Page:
Three Cheers for Cheerleaders!

Flying high with the Eaglecrest cheerleaders and their competitive sport.

Not everyone is ready to put cheerleading in a new category, however. As Mariah Burton Nelson, author, former professional basketball player and national lecturer on the roles of women, sports and society, points out, "Even though it requires athletic skill, discipline and practice, cheerleading is not a sport, because cheerleaders function primarily on the sideline -- they are not the main event. When they compete against other cheerleaders in a separate event, then it becomes a dance or gymnastics competition -- and it should be called something other than cheerleading, because at that moment, no one is being cheered for."

What's more, Burton Nelson continues, "Title IX was created to give girls other opportunities beyond cheerleading. If cheerleaders count as athletes under Title IX, that means there will be that many fewer opportunities for girls to play basketball, volleyball or field hockey. It would allow school administrators to justify an imbalance in other female sports."

Rhonda Blanford-Green is the assistant commissioner for the Colorado High School Activities Association and the state's main cheerleader for cheerleaders. She graduated from Aurora's Central High School in 1981, where she was both a cheerleader (she keeps a black-and-white photo of herself in uniform taped to her computer) and a track star. She attended the University of Nebraska on an athletic scholarship and came within two one-hundredths of a second of making the 1988 U.S. Olympic team in the 100-meter hurdles. Next month she'll host a panel in preparation for the state's argument to the Department of Education.

The Eaglecrest squad.
Anthony Camera
The Eaglecrest squad.
Eaglecrest cheerleaders give it the old high school try.
Anthony Camera
Eaglecrest cheerleaders give it the old high school try.

Blanford-Green says that in Colorado, cheerleaders are already held to the same academic and eligibility requirements as school athletes such as football players. An Eaglecrest cheerleader spends between twelve and fifteen hours practicing per week and an additional four or five hours cheering at sporting events. Add to that monthly competitions on the weekends, and a cheerleader could potentially log more hours in a week than most other athletes on campus.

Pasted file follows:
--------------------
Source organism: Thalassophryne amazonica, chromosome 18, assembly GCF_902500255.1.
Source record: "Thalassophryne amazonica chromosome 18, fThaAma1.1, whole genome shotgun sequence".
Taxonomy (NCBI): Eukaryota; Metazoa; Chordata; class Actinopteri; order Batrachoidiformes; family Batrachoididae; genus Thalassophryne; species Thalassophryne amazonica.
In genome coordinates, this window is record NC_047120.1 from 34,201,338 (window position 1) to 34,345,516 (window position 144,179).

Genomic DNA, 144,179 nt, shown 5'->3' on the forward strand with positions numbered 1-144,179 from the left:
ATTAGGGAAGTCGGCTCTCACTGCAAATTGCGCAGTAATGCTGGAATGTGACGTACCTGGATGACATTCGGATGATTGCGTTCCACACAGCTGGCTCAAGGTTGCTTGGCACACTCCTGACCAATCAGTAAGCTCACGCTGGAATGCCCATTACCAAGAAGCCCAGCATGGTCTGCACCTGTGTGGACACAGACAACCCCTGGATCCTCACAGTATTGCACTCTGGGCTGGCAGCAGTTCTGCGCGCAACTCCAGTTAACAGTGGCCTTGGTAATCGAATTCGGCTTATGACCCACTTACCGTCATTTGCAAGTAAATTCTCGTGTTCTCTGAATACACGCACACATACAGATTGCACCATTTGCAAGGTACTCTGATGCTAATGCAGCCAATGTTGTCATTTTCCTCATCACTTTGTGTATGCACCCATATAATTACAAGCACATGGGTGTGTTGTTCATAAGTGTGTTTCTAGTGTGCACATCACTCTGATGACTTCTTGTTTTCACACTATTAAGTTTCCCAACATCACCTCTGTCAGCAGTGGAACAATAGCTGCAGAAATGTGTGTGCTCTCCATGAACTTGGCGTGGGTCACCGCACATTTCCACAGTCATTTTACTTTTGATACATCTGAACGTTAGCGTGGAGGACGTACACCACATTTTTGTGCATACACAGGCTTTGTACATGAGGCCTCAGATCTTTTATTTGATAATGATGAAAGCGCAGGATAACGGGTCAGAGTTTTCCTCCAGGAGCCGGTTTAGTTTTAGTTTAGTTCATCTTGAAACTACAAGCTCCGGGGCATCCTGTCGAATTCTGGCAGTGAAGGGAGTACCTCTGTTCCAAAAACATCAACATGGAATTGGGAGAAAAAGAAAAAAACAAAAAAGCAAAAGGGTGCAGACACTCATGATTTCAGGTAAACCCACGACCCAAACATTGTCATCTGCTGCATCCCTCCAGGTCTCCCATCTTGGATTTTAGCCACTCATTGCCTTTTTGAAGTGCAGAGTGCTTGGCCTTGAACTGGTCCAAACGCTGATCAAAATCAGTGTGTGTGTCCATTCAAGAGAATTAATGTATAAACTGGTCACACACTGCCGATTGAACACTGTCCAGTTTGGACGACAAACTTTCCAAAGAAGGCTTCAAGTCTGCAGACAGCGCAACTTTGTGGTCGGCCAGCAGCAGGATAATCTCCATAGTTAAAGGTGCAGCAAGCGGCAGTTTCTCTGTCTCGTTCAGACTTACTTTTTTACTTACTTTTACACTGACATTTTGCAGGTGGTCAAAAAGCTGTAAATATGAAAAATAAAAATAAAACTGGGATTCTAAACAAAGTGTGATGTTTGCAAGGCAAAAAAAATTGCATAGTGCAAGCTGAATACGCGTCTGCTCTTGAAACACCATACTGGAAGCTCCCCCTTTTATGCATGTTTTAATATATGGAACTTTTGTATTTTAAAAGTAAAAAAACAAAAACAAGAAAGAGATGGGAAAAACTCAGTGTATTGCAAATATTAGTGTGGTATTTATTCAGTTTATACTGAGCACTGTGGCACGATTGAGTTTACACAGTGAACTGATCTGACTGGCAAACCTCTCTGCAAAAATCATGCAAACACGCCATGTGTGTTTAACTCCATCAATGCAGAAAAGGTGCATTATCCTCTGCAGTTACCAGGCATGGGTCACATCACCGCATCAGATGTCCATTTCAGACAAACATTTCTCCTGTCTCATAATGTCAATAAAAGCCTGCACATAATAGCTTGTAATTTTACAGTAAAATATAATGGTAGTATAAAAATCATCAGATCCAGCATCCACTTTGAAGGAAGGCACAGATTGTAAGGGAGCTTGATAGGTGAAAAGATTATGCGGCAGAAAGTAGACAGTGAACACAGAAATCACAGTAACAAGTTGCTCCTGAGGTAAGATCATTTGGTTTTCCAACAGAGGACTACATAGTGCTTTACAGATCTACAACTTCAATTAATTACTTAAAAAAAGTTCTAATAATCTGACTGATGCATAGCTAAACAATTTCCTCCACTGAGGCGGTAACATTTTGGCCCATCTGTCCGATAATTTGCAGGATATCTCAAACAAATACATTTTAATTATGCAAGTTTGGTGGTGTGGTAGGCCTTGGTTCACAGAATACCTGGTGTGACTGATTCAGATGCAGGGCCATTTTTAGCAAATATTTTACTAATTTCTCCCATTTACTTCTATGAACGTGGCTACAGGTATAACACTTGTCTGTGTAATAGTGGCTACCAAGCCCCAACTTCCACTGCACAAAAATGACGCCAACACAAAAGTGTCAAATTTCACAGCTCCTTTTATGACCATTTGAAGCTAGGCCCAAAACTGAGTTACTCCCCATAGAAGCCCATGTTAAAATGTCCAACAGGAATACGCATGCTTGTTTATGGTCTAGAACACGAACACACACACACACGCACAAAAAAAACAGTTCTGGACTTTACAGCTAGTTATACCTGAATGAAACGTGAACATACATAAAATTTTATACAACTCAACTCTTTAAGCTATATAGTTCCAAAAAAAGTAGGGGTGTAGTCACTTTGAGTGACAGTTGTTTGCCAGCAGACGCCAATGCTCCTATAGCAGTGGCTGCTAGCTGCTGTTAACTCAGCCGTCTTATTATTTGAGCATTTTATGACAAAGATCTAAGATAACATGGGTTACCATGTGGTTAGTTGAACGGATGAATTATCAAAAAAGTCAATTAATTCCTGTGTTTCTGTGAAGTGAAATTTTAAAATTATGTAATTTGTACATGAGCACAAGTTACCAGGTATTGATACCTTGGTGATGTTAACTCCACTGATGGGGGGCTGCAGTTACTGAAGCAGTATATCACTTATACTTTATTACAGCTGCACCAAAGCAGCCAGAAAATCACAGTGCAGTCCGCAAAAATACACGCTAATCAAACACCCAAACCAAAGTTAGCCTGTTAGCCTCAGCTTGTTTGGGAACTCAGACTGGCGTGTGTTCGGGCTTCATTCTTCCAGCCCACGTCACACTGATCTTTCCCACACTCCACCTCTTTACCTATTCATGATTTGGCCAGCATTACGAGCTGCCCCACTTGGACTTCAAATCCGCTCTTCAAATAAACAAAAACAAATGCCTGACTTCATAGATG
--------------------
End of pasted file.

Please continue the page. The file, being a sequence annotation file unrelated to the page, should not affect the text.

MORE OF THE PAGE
"As a state, we have to take the lead on this and tell the [federal government] what we want," Blanford-Green says. "We're going to have everything in place -- a schedule, rules, policies -- so they can look at us and say, 'Yes, cheerleading is a sport, and cheerleaders are athletes.'"

So far, Blanford-Green hasn't met any in-state resistance to her cause. Schools with larger cheerleading squads are eager to add the girls to the sports budget (and possibly beef up their football program), and schools with smaller squads are eager for recognition. And while she's satisfied that today's cheerleaders are deserving of a new recognition, she wonders if the administrators and students are ready for it.

"I see a reversal in the perception of cheerleaders taking place, but it's hard to do it overnight, especially from a faculty standpoint," Blanford-Green says. "Most high school athletic directors are men, now in their forties, who were athletes when they were in high school. Their perception of what a cheerleader is is still based on what they held when they were in high school. For them to see these girls as athletes is very hard."

Getting the feds, and the courts, to see the girls as athletes has proved difficult as well. Typically, Title IX has been challenged at the collegiate level, where sports budgets are well into the multimillion-dollar range. But recently, legal squabbles have been coming from both high schools and middle schools.

In July, high school cheerleaders seeking recognition won a minor legal tangle in Tulsa, Oklahoma. Parents of two cheerleaders sued Holdenville Public Schools and demanded that their daughters get the same access to coaches, locker rooms and travel expenses as recognized school athletes. Although lawyers for the school district initially argued that cheerleading was not a sport, they later agreed to a back-bending settlement. In the end, the cheerleaders received all the amenities of other athletes, including a few new lockers, once they agreed to take on the eligibility requirements of athletes.

"Cheerleading has typically not been a sport under Title IX," the school's attorney, Karen Long, told a newspaper. "But I expect this case to be a trendsetter."

Still, Burton Nelson contends that this kind of nibbling at Title IX and its acceptance into the mainstream is going to unravel the intentions of the original mandate. Giving cheerleaders recognition as athletes, she says, will not make it so: "If it is legitimatized as a sport, that will return us to the old system, where boys are athletes and girls are seen as sexy, trivial, cute, supportive playthings on the sidelines."

Jo Jo Small has been a cheerleader at Eaglecrest for four years. "If it weren't for cheerleading, I wouldn't be at Eaglecrest," she says. Jo Jo's younger sister chose to attend another high school, and the two cheerleaders engage in a bit of sibling rivalry.

Last year -- Jo Jo's first with the varsity competitive team -- she felt vindicated when the team won the state championship. "I needed to prove to the other girls, especially the older ones, that I belonged on the team." This year she wants to help the team win so that she can "help give the younger girls a taste -- to show them that it's all worth it."

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